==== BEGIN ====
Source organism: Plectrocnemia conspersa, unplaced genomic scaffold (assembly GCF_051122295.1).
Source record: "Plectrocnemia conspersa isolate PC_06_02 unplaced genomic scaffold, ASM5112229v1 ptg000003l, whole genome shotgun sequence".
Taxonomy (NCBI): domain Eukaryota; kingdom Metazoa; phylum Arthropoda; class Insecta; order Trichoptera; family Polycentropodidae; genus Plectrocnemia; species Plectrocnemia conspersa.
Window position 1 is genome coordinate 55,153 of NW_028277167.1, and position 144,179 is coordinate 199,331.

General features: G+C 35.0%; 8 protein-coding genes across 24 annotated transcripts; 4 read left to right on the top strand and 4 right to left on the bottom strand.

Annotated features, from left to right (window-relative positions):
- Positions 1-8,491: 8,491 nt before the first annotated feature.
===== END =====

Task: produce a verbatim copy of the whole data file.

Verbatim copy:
Source organism: Plectrocnemia conspersa, unplaced genomic scaffold (assembly GCF_051122295.1).
Source record: "Plectrocnemia conspersa isolate PC_06_02 unplaced genomic scaffold, ASM5112229v1 ptg000003l, whole genome shotgun sequence".
Taxonomy (NCBI): domain Eukaryota; kingdom Metazoa; phylum Arthropoda; class Insecta; order Trichoptera; family Polycentropodidae; genus Plectrocnemia; species Plectrocnemia conspersa.
Window position 1 is genome coordinate 55,153 of NW_028277167.1, and position 144,179 is coordinate 199,331.

General features: G+C 35.0%; 8 protein-coding genes across 24 annotated transcripts; 4 read left to right on the top strand and 4 right to left on the bottom strand.

Annotated features, from left to right (window-relative positions):
- Positions 1-8,491: 8,491 nt before the first annotated feature.